Standing in the shade of the building on campus known as “the tower,” I talked with the cycling staff as we waited for 1G to arrive. The head instructor, Andy Inojales, and his assistant, Ariana Eames, told me that this year all the bikes for PYC are new—brand new Haro Flightline One mountain bikes. My excitement for the new two-wheeled transportation devices was forgotten as the happy cheers and chants of 1G met my ears and their bright-orange shirts became visible around the cluster of trees.
As the campers filled their water bottles and prepared for the class, Andy Inojales, aka Mr. Ino, turned on some music. The counselor of 1G, Miss Brittany Terrell, said, “We are the dancing dorm,” and indeed they were: Several girls broke out into dance as the song “Dancing in the Moonlight” came on. Surprisingly, the dance that we all ended up trying to do was called the “backpack dance.” No backpacks are involved in the execution of this dance.
Turning off the music and, thus, grabbing our attention, Mr. Ino started the class by having everyone, including me, run to the end of the road and back. We all then formed a circle in the shade of the trees and stretched.
Each bike has a name such as, “Eager,” “Incredible” or “Courageous.” After properly stretching, 1G picked out their bikes; they were warned to remember the name of their bikes because each camper has to keep using the same bike for every cycling class. Then 1G listened to Mr. Ino as he explained how to signal left and right hand turns. He then demonstrated how to go through the course to practice the hand signals.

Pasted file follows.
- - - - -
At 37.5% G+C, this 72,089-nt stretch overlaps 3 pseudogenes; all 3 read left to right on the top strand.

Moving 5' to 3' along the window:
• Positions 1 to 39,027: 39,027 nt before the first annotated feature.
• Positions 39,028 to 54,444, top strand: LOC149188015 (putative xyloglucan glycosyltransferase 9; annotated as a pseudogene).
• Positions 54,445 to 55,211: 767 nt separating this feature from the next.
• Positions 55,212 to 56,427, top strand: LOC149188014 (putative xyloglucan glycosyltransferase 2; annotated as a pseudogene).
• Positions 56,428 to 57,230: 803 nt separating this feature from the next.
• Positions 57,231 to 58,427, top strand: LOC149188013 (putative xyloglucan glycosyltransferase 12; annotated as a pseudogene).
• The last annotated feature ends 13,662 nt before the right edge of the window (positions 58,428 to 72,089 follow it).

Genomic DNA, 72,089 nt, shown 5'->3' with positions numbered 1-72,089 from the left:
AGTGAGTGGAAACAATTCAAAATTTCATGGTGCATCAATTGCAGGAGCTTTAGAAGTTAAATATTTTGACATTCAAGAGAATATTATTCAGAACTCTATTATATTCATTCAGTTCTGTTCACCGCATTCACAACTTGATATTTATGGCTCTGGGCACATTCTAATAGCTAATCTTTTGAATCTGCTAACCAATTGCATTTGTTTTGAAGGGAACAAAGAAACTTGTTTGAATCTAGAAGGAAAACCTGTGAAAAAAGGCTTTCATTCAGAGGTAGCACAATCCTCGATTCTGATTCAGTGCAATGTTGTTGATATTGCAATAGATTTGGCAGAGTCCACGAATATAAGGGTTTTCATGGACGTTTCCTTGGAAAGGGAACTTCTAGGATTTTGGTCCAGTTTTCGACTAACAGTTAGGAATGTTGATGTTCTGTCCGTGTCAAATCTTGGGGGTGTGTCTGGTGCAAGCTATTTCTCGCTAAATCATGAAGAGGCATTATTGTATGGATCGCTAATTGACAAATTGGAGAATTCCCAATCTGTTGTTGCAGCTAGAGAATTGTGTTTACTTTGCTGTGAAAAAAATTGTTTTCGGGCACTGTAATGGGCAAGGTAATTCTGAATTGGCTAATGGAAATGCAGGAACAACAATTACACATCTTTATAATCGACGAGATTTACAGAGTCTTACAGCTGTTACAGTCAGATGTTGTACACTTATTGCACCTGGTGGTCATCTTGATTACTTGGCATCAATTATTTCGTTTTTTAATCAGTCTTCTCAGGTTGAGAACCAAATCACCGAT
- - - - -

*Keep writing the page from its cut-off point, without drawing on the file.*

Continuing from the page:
Once everyone had completed the hand-signal practice course, Mr. Ino led the girls through a long course around campus that went down roads and along paths so everyone could practice the new hand signals on actual roads. We even encountered a car along the way—the maintenance crew’s car to be exact—and the hand signals became important.
Back at the tower, everyone took a quick water break. Unexpectedly, Mr. Ino grabbed a water gun and went up to one of the campers. “What’s the name of your bike?” he asked. “Incredible,” was the response. “Are you incredible?” Mr. Ino asked and the camper responded: “I think so.” “Of course you are,” he said as he sprayed her rather mercilessly. She laughed as she tried to avoid the water. This continued through every camper. Fortunately, I was able to watch this endeavor take place without getting sprayed by water—a feat even Mr. Ino was not able to achieve because his assistant, Miss Ariana Eames, came up behind him and gave him a taste of his own medicine, soaking him with water. Having printed this observation, however, will not ensure that I remain dry.
The last activity planned for 1G’s first cycling class was a short course of traffic cones that the girls were to maneuver around for time. 1G’s bright orange shirts matched the bright traffic cones of the course, but apparently 1G did not feel the compatriotism with the traffic cones because several girls accidentally crushed the cones, causing them to momentarily lose their shape before popping back up—unscathed.
Mr. Ino explained that the time to beat was a record he had set: 45 seconds. Each camper went through the course trying to avoid the cones while maintaining a quick pace. The last camper to go through the course, Ava, took off as her dormmates cheered her on. While she did not beat the record, she did have the fastest time of her dorm.
The ladies of 1G then followed the cycling instructors back to the tower. “We love cycling, yes we do. We love cycling, how ‘bout you,” rang out loudly as the instructors ran around the circle with water balloons in hand. They popped the balloons on those who would get the tickets: Tori, Ava and Alexis. Of course, we then had to have a water balloon fight.
1G gathered in a huddle to decide on the cheer they wanted to say as the cycling staff and I discussed our cheer. “We had a wheely good time, cycling staff and Miss Balaa,” 1G cheered. Of course, when met with a pun, one must respond with a pun, so we cheered out, “Way to gear us up for lunch, 1G!” as they whooped and hollered and shifted over to lunch.